Poor Growth: While poor growth can result from ICS, poorly controlled asthma can also lead to poor growth in children. In general, low and medium doses of ICS are potentially associated with small, non-progressive but reversible declines in growth of children. As a result, you and your asthma provider should not only carefully monitor growth, but try to use the lowest possible dose that gets good control of your child's asthma. You must weigh the potential benefits of good asthma control with the small but real possible side effect of slowed growth.
Inhaled glucocorticoids (also called inhaled corticosteroids or ICS) have fewer and less severe adverse effects than orally-administered glucocorticoids, and they are widely used to treat asthma and chronic obstructive pulmonary disease (COPD) [ 1 ]. However, there are concerns about the systemic effects of ICS, particularly as they are likely to be used over long periods of time, in infants, children, and older adults [ 2,3 ]. The safety of ICS has been extensively investigated since their introduction for the treatment of asthma 30 years ago [ 4-9 ].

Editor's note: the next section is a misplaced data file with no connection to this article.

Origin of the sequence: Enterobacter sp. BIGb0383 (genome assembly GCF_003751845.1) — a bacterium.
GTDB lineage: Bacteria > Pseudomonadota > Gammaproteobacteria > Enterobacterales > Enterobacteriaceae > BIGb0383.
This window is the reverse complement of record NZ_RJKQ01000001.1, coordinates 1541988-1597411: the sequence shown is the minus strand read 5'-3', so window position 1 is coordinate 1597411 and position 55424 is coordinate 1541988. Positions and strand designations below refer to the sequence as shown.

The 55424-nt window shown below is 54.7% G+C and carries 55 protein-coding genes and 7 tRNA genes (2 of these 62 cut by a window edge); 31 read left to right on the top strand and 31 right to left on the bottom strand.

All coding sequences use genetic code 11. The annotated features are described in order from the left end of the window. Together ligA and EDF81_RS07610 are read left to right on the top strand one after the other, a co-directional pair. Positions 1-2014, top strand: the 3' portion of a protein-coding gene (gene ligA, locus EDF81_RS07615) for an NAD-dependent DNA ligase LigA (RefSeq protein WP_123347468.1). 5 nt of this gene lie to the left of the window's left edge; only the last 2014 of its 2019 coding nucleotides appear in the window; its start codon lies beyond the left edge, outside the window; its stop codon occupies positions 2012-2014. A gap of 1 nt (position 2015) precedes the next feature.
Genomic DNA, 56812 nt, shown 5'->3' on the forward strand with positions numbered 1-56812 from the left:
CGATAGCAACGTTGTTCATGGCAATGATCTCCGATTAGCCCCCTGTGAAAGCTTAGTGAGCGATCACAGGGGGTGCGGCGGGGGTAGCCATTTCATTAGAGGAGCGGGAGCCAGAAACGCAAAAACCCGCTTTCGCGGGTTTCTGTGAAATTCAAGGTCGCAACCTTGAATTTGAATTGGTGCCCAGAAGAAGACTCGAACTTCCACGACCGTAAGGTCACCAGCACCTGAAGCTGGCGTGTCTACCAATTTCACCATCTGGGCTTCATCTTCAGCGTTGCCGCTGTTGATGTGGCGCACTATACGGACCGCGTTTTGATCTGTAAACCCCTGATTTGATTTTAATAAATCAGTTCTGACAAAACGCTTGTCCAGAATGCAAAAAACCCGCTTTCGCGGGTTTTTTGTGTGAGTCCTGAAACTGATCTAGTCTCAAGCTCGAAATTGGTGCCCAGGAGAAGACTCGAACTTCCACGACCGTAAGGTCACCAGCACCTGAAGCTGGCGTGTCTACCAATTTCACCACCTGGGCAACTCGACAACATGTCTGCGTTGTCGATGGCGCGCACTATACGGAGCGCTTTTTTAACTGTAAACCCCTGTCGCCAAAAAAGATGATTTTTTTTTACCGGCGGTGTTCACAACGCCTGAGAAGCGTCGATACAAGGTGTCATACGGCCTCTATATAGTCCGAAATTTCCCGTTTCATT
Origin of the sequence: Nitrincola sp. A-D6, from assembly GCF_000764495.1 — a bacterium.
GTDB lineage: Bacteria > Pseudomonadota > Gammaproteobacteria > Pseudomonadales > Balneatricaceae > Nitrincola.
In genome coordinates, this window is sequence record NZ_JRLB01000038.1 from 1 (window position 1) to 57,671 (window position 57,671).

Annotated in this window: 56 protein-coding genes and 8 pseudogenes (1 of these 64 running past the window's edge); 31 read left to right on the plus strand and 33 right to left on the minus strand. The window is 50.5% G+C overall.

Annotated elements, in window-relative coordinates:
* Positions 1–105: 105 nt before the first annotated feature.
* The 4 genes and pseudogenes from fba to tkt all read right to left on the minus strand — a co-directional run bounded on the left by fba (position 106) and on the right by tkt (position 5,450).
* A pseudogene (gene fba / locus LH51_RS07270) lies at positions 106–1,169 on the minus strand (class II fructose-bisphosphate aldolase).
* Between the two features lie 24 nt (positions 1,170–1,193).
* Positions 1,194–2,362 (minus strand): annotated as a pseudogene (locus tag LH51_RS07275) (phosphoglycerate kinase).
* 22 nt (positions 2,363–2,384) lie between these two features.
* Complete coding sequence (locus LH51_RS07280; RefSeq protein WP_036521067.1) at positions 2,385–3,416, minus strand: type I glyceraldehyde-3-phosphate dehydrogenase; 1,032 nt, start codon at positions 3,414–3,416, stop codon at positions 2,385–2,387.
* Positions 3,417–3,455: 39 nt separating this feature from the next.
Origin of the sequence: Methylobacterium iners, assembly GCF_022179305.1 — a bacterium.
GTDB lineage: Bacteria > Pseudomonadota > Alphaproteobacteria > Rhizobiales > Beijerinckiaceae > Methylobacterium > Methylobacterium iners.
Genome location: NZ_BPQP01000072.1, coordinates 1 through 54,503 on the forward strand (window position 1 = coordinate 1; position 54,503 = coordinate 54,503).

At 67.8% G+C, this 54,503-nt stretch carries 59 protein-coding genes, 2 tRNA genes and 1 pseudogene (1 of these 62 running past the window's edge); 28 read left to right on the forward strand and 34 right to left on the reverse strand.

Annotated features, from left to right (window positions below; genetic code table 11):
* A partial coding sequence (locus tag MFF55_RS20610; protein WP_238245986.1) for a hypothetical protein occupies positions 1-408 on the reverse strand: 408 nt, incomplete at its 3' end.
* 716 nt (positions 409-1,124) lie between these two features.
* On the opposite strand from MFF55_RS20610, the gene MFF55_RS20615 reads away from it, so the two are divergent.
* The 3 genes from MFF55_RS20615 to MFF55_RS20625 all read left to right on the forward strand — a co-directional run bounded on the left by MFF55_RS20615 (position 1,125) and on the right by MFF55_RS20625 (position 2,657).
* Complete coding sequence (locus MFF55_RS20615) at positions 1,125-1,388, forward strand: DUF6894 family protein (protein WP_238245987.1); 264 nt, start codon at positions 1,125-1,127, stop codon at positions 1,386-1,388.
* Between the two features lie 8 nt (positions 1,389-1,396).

High dosages of oral corticosteroids taken daily for prolonged periods of time can have serious systemic side effects including bone loss ( osteoporosis), increased risk of infections and diabetes and cataracts, thinning of skin, stretch marks, increased facial/body hair growth, acne, fluid retention, weight gain with redistribution of fat (fat deposits on back and face, thinning of limbs), muscle weakness, decreased resistance to infections, stomach ulcers, mood swings, insomnia, suppression of the body's own production of cortisol, etc.